AirTalk for September 27, 2012

Prop 36 could change three strikes law come November

Supreme Court To Rule On California's Overcrowded Prisons

Kevork Djansezian/Getty Images

CHINO, CA - DECEMBER 10: Inmates at Chino State Prison walk the hallway on December 10, 2010 in Chino, California.

November’s ballot will feature the Three Strikes Reform Act which is a revised version of California’s Three Strikes Law. Proposition 36 would condense prison sentences for third strike offenders depending on the nature of the crime while giving felons with a single conviction of murder, rape, or child molestation a harsher punishment even if the third strike is a minor offense.

If Prop 36 passes, California could see a reduction in the number of inmates in its prisons as well as saving the state anywhere between 70 to 90 million dollars per year. Opponents of Prop 36 say it would allow thousands of potentially dangerous felons to be released early from their sentences.

Statistics show 65 percent of prisoners released go back to correctional facilities within three years while half of that number return to prison within six months. Those against Prop 36 also point to the concept of judicial discretion claiming judges already have some leeway in how they administer the law.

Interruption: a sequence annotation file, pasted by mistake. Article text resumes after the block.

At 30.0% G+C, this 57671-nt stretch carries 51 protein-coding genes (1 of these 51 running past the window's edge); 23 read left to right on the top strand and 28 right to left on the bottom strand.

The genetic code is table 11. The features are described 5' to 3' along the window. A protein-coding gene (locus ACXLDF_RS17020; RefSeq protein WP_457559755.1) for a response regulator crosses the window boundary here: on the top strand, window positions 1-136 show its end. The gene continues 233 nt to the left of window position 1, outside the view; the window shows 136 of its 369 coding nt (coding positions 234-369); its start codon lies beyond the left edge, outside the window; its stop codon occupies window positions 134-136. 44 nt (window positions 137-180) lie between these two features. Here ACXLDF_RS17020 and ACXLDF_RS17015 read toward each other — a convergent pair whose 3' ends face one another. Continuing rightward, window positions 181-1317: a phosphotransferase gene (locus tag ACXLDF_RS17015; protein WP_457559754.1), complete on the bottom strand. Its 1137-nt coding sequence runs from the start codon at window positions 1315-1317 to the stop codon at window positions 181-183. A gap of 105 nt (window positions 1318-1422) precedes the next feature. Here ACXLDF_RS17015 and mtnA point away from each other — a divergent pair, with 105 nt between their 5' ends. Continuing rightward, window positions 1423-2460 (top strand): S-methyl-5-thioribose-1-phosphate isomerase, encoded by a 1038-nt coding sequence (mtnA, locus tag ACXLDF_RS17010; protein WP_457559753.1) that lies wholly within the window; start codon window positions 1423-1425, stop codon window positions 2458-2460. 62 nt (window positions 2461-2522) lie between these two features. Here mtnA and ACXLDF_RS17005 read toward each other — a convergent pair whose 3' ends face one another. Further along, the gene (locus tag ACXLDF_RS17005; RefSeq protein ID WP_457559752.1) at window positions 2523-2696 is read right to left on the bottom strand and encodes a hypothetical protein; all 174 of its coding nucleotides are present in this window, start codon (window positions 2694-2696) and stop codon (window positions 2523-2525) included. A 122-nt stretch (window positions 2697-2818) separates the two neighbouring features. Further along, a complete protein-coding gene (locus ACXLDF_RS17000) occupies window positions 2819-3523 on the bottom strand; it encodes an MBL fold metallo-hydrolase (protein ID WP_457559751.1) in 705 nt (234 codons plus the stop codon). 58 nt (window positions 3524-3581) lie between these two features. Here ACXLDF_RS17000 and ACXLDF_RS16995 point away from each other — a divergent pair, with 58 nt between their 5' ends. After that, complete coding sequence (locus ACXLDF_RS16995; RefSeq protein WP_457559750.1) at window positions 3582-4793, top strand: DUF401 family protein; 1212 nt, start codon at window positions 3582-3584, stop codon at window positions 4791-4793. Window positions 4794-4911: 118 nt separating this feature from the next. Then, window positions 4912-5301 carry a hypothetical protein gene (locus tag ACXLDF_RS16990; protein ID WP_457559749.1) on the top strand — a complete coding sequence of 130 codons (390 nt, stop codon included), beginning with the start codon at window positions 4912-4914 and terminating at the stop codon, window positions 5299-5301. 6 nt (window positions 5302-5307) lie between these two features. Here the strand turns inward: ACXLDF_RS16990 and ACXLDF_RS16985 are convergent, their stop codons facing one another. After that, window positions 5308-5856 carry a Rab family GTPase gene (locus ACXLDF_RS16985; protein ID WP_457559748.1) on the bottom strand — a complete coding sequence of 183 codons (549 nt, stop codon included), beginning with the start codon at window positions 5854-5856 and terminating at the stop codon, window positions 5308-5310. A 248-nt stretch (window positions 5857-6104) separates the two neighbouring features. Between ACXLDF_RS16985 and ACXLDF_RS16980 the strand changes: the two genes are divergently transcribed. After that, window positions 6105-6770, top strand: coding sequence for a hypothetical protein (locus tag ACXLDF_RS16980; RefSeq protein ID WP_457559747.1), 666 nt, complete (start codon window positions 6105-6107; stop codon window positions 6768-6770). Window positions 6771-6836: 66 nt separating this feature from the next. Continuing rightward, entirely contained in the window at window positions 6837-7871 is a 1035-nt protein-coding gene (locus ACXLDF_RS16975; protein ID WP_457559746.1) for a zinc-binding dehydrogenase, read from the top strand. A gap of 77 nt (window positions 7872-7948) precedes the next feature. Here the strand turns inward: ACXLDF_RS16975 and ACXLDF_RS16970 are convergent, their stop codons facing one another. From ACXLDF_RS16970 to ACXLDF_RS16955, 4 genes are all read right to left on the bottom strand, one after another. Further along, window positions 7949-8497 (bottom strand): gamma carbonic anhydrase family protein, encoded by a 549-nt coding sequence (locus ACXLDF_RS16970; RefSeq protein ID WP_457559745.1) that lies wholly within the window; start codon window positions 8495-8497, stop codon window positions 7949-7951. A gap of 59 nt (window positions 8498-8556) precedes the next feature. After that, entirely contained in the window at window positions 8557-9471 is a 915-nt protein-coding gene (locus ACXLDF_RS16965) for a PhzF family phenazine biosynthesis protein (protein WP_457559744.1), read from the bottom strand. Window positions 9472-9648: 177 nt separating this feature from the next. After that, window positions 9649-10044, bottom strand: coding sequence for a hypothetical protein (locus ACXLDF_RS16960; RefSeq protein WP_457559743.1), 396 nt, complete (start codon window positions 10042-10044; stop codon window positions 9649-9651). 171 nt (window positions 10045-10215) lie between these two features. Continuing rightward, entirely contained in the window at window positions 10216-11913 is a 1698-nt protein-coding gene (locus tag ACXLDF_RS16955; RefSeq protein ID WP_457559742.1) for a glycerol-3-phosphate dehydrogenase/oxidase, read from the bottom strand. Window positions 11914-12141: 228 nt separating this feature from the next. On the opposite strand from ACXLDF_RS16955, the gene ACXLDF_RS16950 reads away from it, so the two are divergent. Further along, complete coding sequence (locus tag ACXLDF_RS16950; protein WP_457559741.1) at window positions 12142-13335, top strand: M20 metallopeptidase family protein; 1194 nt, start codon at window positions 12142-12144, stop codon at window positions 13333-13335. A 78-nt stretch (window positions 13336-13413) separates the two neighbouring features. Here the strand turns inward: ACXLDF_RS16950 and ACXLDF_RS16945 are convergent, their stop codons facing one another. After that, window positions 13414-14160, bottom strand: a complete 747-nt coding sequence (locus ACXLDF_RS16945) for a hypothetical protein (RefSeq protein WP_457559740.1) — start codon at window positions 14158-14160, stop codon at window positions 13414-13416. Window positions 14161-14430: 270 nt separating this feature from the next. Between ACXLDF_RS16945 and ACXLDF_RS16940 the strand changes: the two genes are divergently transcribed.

The final argument against the initiative is it will not reduce taxes and that government doesn’t spend enough on crime as it is.

Prop Breakdown


Official Title: Three Strikes Law Initiative

  • Revise the three strikes law to impose life sentence only when the new felony conviction is "serious or violent".

  • Authorize re-sentencing for offenders currently serving life sentences if their third strike conviction was not serious or violent and if the judge determines that the re-sentence does not pose unreasonable risk to public safety.

  • Continue to impose a life sentence penalty if the third strike conviction was for "certain non-serious, non-violent sex or drug offenses or involved firearm possession".

  • Maintain the life sentence penalty for felons with "non-serious, non-violent third strike if prior convictions were for rape, murder, or child molestation."
  • WEIGH IN

    With the California prison population hovering at around 180,000 inmates, could Prop 36 help or hurt our penal system? Are there any other options when it comes to our correctional facilities? Will you vote for it or against it?

    Guests:

    Jeffrey Robinson, lawyer, NAACP legal defense fund

    Mike Reynolds, helped write the language for California’s “Three Strikes Law”; following the murder of daughter Kimber in 1992


    blog comments powered by Disqus